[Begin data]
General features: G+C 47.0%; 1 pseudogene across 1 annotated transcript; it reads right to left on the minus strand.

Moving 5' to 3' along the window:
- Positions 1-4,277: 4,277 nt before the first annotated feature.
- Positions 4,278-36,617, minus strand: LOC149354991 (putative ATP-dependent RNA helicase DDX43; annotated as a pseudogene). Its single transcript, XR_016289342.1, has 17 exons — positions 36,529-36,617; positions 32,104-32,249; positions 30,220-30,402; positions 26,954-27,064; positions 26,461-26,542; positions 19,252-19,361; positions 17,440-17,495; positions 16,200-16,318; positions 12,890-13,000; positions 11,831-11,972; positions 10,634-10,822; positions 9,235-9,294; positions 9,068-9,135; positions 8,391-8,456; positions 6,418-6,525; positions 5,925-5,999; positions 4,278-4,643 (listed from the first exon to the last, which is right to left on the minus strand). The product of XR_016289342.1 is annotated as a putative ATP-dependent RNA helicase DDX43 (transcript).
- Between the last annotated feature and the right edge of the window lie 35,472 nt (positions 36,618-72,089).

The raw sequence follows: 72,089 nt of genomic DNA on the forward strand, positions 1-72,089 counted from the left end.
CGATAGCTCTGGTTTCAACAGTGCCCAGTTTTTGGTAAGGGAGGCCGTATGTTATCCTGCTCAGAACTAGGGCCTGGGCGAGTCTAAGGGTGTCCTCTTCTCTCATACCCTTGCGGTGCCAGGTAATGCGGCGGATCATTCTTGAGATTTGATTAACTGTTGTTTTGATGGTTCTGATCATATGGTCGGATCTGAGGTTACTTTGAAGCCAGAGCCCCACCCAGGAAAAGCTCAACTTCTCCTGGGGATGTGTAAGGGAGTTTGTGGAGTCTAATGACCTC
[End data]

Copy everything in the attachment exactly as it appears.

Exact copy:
General features: G+C 47.0%; 1 pseudogene across 1 annotated transcript; it reads right to left on the minus strand.

Moving 5' to 3' along the window:
- Positions 1-4,277: 4,277 nt before the first annotated feature.
- Positions 4,278-36,617, minus strand: LOC149354991 (putative ATP-dependent RNA helicase DDX43; annotated as a pseudogene). Its single transcript, XR_016289342.1, has 17 exons — positions 36,529-36,617; positions 32,104-32,249; positions 30,220-30,402; positions 26,954-27,064; positions 26,461-26,542; positions 19,252-19,361; positions 17,440-17,495; positions 16,200-16,318; positions 12,890-13,000; positions 11,831-11,972; positions 10,634-10,822; positions 9,235-9,294; positions 9,068-9,135; positions 8,391-8,456; positions 6,418-6,525; positions 5,925-5,999; positions 4,278-4,643 (listed from the first exon to the last, which is right to left on the minus strand). The product of XR_016289342.1 is annotated as a putative ATP-dependent RNA helicase DDX43 (transcript).
- Between the last annotated feature and the right edge of the window lie 35,472 nt (positions 36,618-72,089).

The raw sequence follows: 72,089 nt of genomic DNA on the forward strand, positions 1-72,089 counted from the left end.
CGATAGCTCTGGTTTCAACAGTGCCCAGTTTTTGGTAAGGGAGGCCGTATGTTATCCTGCTCAGAACTAGGGCCTGGGCGAGTCTAAGGGTGTCCTCTTCTCTCATACCCTTGCGGTGCCAGGTAATGCGGCGGATCATTCTTGAGATTTGATTAACTGTTGTTTTGATGGTTCTGATCATATGGTCGGATCTGAGGTTACTTTGAAGCCAGAGCCCCACCCAGGAAAAGCTCAACTTCTCCTGGGGATGTGTAAGGGAGTTTGTGGAGTCTAATGACCTC